The Guardian has an article from archaeologist Sada Mire, reflecting on the different approaches to the past in African cultures and societies: “Here’s why we need more African archaeologists”. Mire writes about her own experiences as a Swedish-Somali archaeologist, coming into the field and encountering communities that value festivals and traditions more than objects and museums.
I studied archaeology in Europe, and when I went back to Africa I assumed that the methods I had learned applied universally. However, I quickly realised that locals had traditional ways of preserving their heritage. Their approach preserved knowledge and skills rather than objects or monuments. It is easy to take for granted our way of keeping things in museums. Yet many cultures do not have the tradition of museums as a concept. They are a European transplant in much of the world. Instead, knowledge is passed on through oral culture, festivals, songs, poems, commemorations and casual conversations and observations. Heritage can be just as much about relationships and performance.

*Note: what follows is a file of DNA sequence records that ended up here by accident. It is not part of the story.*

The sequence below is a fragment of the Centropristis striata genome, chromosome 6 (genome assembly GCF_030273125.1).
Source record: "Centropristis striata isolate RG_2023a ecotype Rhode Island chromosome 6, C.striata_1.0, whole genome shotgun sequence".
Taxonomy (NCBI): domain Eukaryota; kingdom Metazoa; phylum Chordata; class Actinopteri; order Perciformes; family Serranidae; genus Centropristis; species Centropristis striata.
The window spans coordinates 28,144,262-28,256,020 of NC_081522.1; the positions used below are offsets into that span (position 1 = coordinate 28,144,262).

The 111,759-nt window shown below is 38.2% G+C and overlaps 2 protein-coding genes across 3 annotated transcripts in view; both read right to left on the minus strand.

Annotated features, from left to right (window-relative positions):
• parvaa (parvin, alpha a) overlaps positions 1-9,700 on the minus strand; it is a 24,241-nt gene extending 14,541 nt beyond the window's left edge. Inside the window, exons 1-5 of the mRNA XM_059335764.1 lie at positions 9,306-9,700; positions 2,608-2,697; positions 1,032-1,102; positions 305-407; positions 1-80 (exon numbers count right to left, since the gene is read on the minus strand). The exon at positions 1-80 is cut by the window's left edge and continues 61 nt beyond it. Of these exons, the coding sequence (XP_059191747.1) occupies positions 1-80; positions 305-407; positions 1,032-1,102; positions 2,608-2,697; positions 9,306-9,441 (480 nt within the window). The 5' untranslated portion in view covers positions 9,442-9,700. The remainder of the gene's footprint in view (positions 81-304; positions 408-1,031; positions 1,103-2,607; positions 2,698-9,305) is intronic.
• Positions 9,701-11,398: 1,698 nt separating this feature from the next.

Academic archaeology has been built on an incomplete foundation. Some have held the goal of understanding cultures of the past in their own terms. Putting descriptions of objects and sites into academic publications, without a deep engagement with communities, has helped to maintain the idea that serious archaeologists can engage with the past while maintaining a minimum of engagement with the present.